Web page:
hole. This action secures the ball in place; it should not be able to escape from the cage 
thus formed. 

• Now is a good time to test the action of your switch. Make sure that the ball can be set in a 
"neutral" position resting in the center hole that doesn't contact any of the bars. Also make 
sure that the circuit closes across the two legs extending through the base when the ball 
falls against the cage. 



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Ball-in-Cage Alarm Switch 



Step 7 — Prepare cable 



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• I wanted a round cable for the switch leads to match the round hole drilled in the pipe cap. 
I ended up using a piece of 1/8" coax cut from an old RCA-style video cable. 

• Whatever style of cable you are using, it needs at least two conductors. Strip away the 
cable sheath with wire strippers or a hobby knife and expose the two wires. Strip their 
ends, as well, exposing bare copper. 

• Use a piece of scrap brass rod, or other 3/32" stock, as a mandrel to twist a loop in the 
end of each wire. These loops will fit over the brass pins to form a strong mechanical 
connection before soldering. 



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Ball-in-Cage Alarm Switch 



Step 8 — Assemble connections 




• Using a small file turned on edge, cut a notch on each side of each brass pin extending 
from the switch base. 

• Notches should be about 1/8" from the bottom of the dowel, and each cut about a third of 
the way through the thickness of the rod. 

• Slip the loops in the ends of the stripped wires over the two brass rods and snug them 
down in the notches you just cut. 



Step 9 — Solder connections 




• As always when soldering, make sure your workspace has proper ventilation and 
be wary of burns. Do not allow flux to contact your eyes or skin. 

• Apply paste flux to each joint and heat with your soldering iron. 

• Touch the solder to the work and wait for it to melt and flow into the joint. 

• Leave the joints to cool, naturally, without disturbance, back to room temperature. 



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Ball-in-Cage Alarm Switch 



Step 10 — Insulate connections 




• Use heat-shrink tubing, if necessary, to make sure the two lead wires cannot accidentally 
short against one another no matter how the switch is turned. 

• If you're using coaxial cable, like I did, a 3/8" length of heat shrink tubing, slipped over the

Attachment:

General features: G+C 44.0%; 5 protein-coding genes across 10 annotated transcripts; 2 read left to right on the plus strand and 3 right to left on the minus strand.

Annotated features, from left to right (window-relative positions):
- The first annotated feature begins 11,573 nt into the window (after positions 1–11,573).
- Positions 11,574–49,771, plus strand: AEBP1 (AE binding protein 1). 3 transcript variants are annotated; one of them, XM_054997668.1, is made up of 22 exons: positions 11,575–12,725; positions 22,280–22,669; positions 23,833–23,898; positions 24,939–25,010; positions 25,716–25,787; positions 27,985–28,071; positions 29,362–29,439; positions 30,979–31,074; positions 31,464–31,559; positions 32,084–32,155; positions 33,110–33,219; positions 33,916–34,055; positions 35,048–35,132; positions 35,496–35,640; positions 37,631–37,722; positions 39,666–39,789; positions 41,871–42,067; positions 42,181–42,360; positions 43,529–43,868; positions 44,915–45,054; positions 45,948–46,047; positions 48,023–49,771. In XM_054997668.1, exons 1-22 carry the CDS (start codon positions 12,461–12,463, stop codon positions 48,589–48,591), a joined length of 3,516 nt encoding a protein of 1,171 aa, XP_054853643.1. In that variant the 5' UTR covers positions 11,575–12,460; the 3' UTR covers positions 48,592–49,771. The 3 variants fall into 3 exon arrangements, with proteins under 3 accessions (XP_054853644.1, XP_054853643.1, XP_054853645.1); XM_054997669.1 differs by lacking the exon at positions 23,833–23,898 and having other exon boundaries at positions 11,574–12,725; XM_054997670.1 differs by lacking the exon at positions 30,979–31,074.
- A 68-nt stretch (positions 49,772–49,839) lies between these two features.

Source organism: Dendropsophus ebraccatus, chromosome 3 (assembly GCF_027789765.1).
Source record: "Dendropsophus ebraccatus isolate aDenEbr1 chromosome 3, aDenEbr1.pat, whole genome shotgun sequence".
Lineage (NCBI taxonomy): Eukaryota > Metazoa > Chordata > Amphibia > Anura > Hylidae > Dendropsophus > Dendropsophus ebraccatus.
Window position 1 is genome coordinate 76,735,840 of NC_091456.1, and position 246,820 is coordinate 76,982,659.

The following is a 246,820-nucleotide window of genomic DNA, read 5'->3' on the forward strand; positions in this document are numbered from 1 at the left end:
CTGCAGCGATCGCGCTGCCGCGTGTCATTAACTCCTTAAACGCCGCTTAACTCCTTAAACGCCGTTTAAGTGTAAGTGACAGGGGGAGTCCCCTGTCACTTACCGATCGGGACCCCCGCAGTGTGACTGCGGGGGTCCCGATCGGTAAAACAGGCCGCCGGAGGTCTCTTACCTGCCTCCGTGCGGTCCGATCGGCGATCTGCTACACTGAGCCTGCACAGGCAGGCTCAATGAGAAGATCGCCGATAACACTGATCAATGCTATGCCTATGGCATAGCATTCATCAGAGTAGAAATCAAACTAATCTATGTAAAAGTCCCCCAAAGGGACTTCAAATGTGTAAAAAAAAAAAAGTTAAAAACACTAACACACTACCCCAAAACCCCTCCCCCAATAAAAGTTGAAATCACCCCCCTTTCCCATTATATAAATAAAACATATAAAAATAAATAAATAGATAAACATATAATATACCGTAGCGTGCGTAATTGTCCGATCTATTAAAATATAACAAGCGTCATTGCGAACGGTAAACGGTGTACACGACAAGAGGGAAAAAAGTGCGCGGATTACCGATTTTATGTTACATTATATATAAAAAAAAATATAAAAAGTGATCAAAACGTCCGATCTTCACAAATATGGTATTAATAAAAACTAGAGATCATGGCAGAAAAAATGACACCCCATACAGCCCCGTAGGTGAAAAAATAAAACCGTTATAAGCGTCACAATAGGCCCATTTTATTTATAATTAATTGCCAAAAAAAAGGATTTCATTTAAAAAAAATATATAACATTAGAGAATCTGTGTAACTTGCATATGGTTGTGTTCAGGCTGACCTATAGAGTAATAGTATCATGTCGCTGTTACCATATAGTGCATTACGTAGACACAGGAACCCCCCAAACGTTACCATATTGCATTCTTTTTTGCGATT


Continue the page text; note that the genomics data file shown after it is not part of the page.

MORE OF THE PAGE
cable from the free end, works well to cover the uninsulated exterior conductor from the 
coax pair. 

• I like to use a cigarette lighter to shrink the tubing, but radiant heat from a soldering iron 
will work, too. 



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Ball-in-Cage Alarm Switch 



Step 11 — Trim pins to length 




• Use side-cutting pliers to trim the excess length of the brass pins just past the solder 
joints. 

• Once cut, each pin should extend about 3/16" of an inch below the bottom of the dowel, 
and no more than 1/4". 



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Ball-in-Cage Alarm Switch 



Step 12 — Final assembly 




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• Thread the free end of the cable inside the PVC cap and out through the drilled hole. 

• Now is a good time to perform one more electrical test of the switch's function. 
Once assembled, it will be very difficult to make any repairs. 

• Push the bottom of the dowel into the PVC pipe cap until the top of the dowel is flush with 
its rim. Rubbing the sides of the dowel with a bar of soap makes this a lot easier. 

• If your switch is too hard to balance in the upright open position, file a flat place on 
the bottom of the cap. You can "fine tune" the sensitivity of the switch by filing a 
bigger or smaller flat. 



There are a number of variables that affect the mechanical sensitivity of the switch. The 
diameter of the detent hole drilled in the center of the dowel is an easy one to adjust; larger holes 
will tend to retain the ball longer and will decrease sensitivity. Likewise, the center of gravity of 
the switch assembly can be adjusted by how far the dowel is inserted, or by adding weight to its 
base. Using a PVC cap or a couple that's flat on the end, instead of rounded, will give a rather 
more stable switch. Experiment! 

This document was last generated on 2012-10-31 01 :38:35 AM.